Physics 1932

Werner Heisenberg (1901–1976) studied at LMU on a scholarship to the Maximilianeum Foundation under Arnold Sommerfeld, who acted as his mentor. He received the Nobel Prize in Physics at the early age of 31, “for the creation of quantum mechanics, the application of which has, inter alia, led to the discovery of the allotropic forms of hydrogen,” as stated in the speech given in his honor. Heisenberg formulated the uncertainty principle named after him.

Heinrich Wieland

Chemistry 1927

Heinrich Wieland (1877–1957) received the Nobel Prize in Chemistry in 1927 for his research into the composition of bile acids and related substances. As his research was classified as being of strategic importance, several attempts to denunciate him during the National Socialist dictatorship came to no avail; he even managed to take on a number scholars burdened by the anti-Semitic “Nuremberg Laws” as guests in his work group, thus protecting them from persecution by the Nazis.

Richard Willstätter

Chemistry 1915

The chemist Richard Willstätter (1872–1942) received the Nobel Prize virtually at the same time as he decided to accept a position at LMU. The prize was in recognition of his study of plant pigments, especially of chlorophyll, the pigment essential for photosynthesis in plants. Willstätter resigned his position as professor ordinarius in 1925, as he believed that anti-Semitism had gained the upper hand in the appointments procedure. Although he continued his research work in Munich, he left the city in 1939 for Switzerland.

Max von Laue

Physics 1914

Max von Laue (1879–1960) was awarded the Nobel Prize in 1914, in physics. During his time at the University of Frankfurt am Main, the scientist discovered the diffraction of x-rays by crystals. This enabled him to prove both the wavelength of these rays as well as the structure of the crystals. Laue came to LMU in 1909 initially as a “Privatdozent,” and held lectures on optics, thermodynamics, and the theory of relativity. In 1912, he took up a position at the University of Zurich; in 1914 in Frankfurt am Main.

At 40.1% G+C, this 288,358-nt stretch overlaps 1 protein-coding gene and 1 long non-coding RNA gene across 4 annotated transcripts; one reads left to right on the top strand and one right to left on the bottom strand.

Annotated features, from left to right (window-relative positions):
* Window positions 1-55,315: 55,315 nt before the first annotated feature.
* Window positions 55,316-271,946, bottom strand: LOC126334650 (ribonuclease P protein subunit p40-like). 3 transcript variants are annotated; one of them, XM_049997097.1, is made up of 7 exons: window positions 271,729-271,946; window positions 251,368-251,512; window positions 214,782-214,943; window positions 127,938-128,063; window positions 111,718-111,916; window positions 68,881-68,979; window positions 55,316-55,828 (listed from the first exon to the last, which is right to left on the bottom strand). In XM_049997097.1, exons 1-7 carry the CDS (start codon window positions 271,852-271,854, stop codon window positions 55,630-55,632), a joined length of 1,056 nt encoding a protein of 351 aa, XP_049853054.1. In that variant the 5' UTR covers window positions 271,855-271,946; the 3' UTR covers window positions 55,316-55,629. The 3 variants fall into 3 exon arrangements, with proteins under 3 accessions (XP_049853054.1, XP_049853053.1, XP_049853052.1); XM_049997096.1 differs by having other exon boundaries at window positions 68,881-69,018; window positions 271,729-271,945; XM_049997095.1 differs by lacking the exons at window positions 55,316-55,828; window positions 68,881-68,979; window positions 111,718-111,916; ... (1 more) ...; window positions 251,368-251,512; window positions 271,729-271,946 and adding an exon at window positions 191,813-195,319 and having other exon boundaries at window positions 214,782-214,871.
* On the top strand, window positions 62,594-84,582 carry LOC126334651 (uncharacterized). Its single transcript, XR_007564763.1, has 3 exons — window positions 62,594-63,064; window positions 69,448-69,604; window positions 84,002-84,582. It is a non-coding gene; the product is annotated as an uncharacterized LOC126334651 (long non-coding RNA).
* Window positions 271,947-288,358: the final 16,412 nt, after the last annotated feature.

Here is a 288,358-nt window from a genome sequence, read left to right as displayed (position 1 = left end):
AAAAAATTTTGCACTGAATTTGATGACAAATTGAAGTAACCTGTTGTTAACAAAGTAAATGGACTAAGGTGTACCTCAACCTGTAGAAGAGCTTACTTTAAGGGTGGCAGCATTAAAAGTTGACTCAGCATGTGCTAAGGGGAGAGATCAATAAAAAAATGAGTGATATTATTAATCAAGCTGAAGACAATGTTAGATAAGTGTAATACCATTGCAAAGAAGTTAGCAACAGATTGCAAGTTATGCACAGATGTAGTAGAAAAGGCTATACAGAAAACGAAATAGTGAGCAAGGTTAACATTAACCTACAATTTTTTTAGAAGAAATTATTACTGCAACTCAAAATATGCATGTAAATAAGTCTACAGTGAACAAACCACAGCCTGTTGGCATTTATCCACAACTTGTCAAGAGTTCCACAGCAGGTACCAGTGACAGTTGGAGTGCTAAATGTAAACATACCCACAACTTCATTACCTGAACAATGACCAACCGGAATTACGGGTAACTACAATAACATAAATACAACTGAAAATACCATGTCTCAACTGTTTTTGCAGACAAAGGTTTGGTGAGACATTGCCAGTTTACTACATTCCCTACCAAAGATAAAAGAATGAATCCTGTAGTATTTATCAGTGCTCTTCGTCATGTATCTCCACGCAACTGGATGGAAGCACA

Wilhelm Wien

Physics 1911

The Nobel Prize in Physics in 1911 went to the physicist Wilhelm Wien (1864–1928) in recognition of his research into the laws of thermal radiation. Wien was awarded the Nobel Prize while at the University of Würzburg. In 1920 he moved to Munich to Ludwig-Maximilians-Universität, where—as in Würzburg—he took over as Wilhelm Conrad Röntgen’s successor. Wilhelm Wien was rector of LMU from 1925 to 1926.

Adolf von Baeyer

Chemistry 1905

The chemist Adolf von Baeyer (1835–1917) was awarded the Nobel Prize in Chemistry in 1905, primarily for the synthesis of indigo and dyes made using triphenylmethane. After the death of Justus von Liebig he was called to Ludwig-Maximilians-Universität, and established a highly regarded chemistry laboratory where he worked until his retirement.

Wilhelm Conrad Röntgen

Physics 1901

Wilhelm Conrad Röntgen (1845–1923) was awarded the Nobel Prize in Physics in 1901. Röntgen received the award primarily for his research into x-rays discovered by and named after him. He made this discovery in 1895, while working at the University of Würzburg. Between 1900 and 1920, Wilhelm Conrad Röntgen was professor at Ludwig-Maximilians-Universität. He retired in 1920.